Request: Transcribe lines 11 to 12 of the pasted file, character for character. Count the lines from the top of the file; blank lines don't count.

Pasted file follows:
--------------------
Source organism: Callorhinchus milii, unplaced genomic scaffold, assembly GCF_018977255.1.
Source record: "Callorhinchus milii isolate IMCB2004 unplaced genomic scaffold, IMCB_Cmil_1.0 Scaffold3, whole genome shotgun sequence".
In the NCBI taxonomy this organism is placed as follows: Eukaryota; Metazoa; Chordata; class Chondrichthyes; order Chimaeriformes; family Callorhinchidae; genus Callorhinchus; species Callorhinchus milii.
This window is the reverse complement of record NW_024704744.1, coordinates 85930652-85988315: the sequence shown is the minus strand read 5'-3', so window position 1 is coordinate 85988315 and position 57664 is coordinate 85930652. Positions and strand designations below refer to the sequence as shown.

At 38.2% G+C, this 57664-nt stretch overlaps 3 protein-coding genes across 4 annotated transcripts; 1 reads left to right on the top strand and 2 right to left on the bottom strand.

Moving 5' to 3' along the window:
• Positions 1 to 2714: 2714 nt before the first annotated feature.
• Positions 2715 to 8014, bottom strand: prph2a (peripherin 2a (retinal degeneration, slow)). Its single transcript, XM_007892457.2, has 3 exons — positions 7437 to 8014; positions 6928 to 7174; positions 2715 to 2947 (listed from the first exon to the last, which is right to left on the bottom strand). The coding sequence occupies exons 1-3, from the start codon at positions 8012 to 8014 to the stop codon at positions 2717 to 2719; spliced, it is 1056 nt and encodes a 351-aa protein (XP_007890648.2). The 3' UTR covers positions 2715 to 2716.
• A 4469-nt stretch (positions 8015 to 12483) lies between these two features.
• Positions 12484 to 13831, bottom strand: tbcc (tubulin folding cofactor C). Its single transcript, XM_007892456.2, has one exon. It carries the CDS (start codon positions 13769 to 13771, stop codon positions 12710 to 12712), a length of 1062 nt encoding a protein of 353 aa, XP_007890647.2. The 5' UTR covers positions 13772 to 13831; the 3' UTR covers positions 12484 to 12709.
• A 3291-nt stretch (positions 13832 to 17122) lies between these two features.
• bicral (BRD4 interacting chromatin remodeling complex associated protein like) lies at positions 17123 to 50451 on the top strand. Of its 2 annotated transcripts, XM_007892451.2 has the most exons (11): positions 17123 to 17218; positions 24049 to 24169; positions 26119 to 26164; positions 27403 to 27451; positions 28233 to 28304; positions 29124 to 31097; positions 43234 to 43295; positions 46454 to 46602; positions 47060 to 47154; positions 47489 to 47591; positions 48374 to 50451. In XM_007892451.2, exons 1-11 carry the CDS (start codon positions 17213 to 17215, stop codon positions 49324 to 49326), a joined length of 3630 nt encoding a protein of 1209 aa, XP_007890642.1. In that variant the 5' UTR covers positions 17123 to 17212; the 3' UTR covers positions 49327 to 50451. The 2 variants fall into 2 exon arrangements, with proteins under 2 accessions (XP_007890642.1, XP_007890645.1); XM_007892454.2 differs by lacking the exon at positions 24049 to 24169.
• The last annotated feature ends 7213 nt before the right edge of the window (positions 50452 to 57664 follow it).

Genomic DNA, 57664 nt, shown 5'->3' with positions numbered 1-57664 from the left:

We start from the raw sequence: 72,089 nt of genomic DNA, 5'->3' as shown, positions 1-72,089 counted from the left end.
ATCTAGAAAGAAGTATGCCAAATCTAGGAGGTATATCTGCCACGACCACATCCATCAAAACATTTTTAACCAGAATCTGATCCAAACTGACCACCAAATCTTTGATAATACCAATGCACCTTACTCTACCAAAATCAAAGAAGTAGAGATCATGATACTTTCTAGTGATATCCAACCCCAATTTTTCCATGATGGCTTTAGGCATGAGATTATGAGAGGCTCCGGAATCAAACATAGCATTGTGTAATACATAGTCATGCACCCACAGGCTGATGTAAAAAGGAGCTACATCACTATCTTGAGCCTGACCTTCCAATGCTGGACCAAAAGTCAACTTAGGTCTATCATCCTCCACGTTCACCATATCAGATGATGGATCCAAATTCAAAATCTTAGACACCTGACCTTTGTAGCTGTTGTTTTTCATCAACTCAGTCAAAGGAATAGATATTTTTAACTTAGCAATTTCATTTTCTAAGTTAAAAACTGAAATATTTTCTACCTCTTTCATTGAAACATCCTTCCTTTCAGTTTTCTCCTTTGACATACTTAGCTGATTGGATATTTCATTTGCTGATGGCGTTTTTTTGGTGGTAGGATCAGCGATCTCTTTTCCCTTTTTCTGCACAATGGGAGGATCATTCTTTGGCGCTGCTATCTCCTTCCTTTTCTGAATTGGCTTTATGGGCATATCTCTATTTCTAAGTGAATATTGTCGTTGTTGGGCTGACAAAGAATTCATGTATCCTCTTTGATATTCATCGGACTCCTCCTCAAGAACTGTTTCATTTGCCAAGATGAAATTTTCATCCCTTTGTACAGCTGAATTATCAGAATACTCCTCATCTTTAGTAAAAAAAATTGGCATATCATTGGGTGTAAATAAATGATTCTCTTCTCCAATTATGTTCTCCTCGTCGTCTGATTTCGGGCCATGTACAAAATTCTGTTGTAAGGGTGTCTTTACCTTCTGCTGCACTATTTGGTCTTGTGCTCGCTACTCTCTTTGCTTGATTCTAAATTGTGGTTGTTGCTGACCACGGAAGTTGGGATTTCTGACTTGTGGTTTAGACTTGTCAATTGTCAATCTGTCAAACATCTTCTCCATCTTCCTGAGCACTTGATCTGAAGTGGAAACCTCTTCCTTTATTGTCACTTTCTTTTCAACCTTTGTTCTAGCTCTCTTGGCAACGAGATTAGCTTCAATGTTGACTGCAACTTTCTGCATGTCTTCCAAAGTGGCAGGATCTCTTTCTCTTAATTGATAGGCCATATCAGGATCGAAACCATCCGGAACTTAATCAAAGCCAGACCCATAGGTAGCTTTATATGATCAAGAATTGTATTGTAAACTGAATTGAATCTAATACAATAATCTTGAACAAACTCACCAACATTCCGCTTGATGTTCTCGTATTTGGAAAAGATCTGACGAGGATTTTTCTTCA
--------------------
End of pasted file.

• A 3291-nt stretch (positions 13832 to 17122) lies between these two features.
• bicral (BRD4 interacting chromatin remodeling complex associated protein like) lies at positions 17123 to 50451 on the top strand. Of its 2 annotated transcripts, XM_007892451.2 has the most exons (11): positions 17123 to 17218; positions 24049 to 24169; positions 26119 to 26164; positions 27403 to 27451; positions 28233 to 28304; positions 29124 to 31097; positions 43234 to 43295; positions 46454 to 46602; positions 47060 to 47154; positions 47489 to 47591; positions 48374 to 50451. In XM_007892451.2, exons 1-11 carry the CDS (start codon positions 17213 to 17215, stop codon positions 49324 to 49326), a joined length of 3630 nt encoding a protein of 1209 aa, XP_007890642.1. In that variant the 5' UTR covers positions 17123 to 17212; the 3' UTR covers positions 49327 to 50451. The 2 variants fall into 2 exon arrangements, with proteins under 2 accessions (XP_007890642.1, XP_007890645.1); XM_007892454.2 differs by lacking the exon at positions 24049 to 24169.